Two of these moths have been spotted hibernating in one of the sheds on the WWA Reserve
Archive for the Category » insects «
Thanks to active member Phil, we have a Flickr group which is populated with loads of fantastic pictures of the insect and bird life that eager photographers have catalogued on their visits to the site, including Firecrests and Lesser redpoll. It’s setup as an open group so you can contribute your own pictures and videos to share with everybody. Please do! You’ll find a permanent link in the sidebar to the right.
Plenty of insects enjoying the sunshine at the reserve this afternoon, including a few Marmalade hoverflies (Episyrphus balteatus) and this lovely Red Admiral (Vanessa atalanta)
It struck me this year in my weekly monitoring of butterflies that I didn’t see more than an occasional butterfly at a time on buddleia (known as the ‘butterfly bush’) whereas last year I saw on at least 3 occasions more than 10 (comma, peacock, painted ladies, red admiral). It’s all been a bit disappointing this year apart from a flurry of gatekeepers and not on buddleia. Has anyone had a different experience with buddleias this year?
my first visit for a while, too long really.
I was plagued by foliage getting in the way of my “perfect” shots, also unwanted branches.
We could also blame the creatures themselves, they don’t want to be pestered do they?
here a wren tries to hide under a leaf -and nearly succeeds.
it’s time to say “aah” as the ever present blue tits pose for us.
among the leaves, again.
the fritillaries on show again, though with some frost damage.
I managed to hide those to the rear of this shot, they appear lighter.
a peacock butterfly suns itself on a log heap, after all the cold, it’s nice to see some beneficial sunshine.
Also seen, orange tip and speckled wood.
I saw a male mallard chase away a duckling earlier, the female seems to tolerate him still.
He’s a bit of a mongrel, a bit dull. He may grow up to be a she, we’ll see.
Anyway he has found the surplus seeds below the feeders, so he should survive OK.
a few snippets from today
the adult little grebes seem to be feeding only some of their young.
Those that can dive and feed are chased away, much like a coot would do.
There’s regular fish for those still in favour
a fleeting attack over the Mere from the sparrowhawk.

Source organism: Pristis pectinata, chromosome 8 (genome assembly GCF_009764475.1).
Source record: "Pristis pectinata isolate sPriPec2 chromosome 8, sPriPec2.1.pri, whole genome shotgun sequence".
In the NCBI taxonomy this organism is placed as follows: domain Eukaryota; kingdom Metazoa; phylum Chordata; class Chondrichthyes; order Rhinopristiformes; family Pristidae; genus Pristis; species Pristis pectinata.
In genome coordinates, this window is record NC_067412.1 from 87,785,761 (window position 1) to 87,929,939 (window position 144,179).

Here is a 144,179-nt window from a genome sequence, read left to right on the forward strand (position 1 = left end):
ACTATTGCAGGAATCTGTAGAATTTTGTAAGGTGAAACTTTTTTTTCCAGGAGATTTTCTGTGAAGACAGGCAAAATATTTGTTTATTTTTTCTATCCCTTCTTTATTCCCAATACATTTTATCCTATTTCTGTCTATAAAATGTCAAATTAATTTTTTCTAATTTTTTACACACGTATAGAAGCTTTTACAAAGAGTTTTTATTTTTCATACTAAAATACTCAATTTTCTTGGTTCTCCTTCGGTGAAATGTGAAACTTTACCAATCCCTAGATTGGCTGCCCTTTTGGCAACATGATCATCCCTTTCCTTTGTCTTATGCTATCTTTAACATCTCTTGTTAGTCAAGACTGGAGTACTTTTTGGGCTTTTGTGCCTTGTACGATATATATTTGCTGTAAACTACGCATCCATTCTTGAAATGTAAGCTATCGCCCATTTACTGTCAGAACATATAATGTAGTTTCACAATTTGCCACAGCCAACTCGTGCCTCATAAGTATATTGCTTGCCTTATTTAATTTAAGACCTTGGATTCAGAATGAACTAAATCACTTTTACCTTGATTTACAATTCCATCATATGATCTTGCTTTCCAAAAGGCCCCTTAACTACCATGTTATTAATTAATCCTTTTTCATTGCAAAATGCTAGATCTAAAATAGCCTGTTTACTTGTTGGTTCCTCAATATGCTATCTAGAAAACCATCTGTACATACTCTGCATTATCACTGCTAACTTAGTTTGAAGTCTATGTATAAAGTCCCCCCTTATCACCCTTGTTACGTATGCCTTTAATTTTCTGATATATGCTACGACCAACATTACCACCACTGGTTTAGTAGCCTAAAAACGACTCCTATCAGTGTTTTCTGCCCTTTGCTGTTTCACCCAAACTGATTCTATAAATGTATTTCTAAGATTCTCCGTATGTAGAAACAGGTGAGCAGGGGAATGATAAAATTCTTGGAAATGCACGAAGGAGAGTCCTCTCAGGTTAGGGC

I was watching the grebes, when everything on the water scuttled away in a panic.
Then along came the predator. He failed to catch anything this time.
a distant view of a red kite. Others have been seen near Verulamium Park,
Gorhambury residents we believe. Record shot.
here, I have broken my own rule for photos. on the Mere.
I only post what I capture on site, but to do justice to red kites
have included a ‘real’ image taken by myself in Wales,
just to show what is circling above our heads!
Always look up when you are meandering about, don’t tread on anything nasty. . . .
two shots of a gatekeeper butterfly
what I first took to be a muntjac in the Pyghtle area.
My reference book informs me it is a female roe deer, which does not have antlers.
Both sexes of muntjac are horned to a greater or lesser extent.
lovely butterflies these.
I really like the fact that commas are so well adapted for camouflage,
yet are such a dazzling insect when they spread their wings.
01.07.09 – 02.07.09
a speckled wood.
a young dunnock seems overcome by the heat.
I know how it feels.
A similar pose that adopted when “anting”, but aimed at getting ventilation.
this coot, though a parent to 8 chicks, still collecting nest material.
it’s been a while since I posted anything, so,
spread across the last month or so, here goes.
Newest stuff first, backwards in time as we move down the page.
Summer, while popular with most people, does not afford much in the way of photo opportunities bird-wise -too many leaves!
Hence some of the other creatures included here.
a heron flies in for a bit of easy poaching, moorhen and coot chicks in mind, no doubt.
Instead however, he flew into a territorial fight with another heron.
Lots of squawking ensued.
Hard to photograph in the trees.
the ever cheerful coot.
Just after a huge territorial bust up with a moorhen, he/ she started gathering nest material.
Odd, considering the 2 adults on the Mere have 8 chicks of all sizes at present.
Here is a youngster helping mum, or dad.
the newly planted butterfly meadow area next to the hide,
has proved itself a success, so early in the year too.
comma perched on “honesty”
comma perched on a perenniel wallflower
peacock sunbathing on a stone
fritillaries appear again.
how long will they last this year??
I went back and got some pictures of the fish, though it’s not easy to do so when they’re small and underwater. These were in the mere itself, right on the edge, next to the far end of the bridge. There was a shoal of about 50 or more.
Also spotted were both male and female bullfinches feeding at the same time. The male is the more colourful of the two, at the bottom.
I had my macro lens so I went hunting for smaller beasties. Here are some that I found. Note the three aphids line astern on the stem above the moth.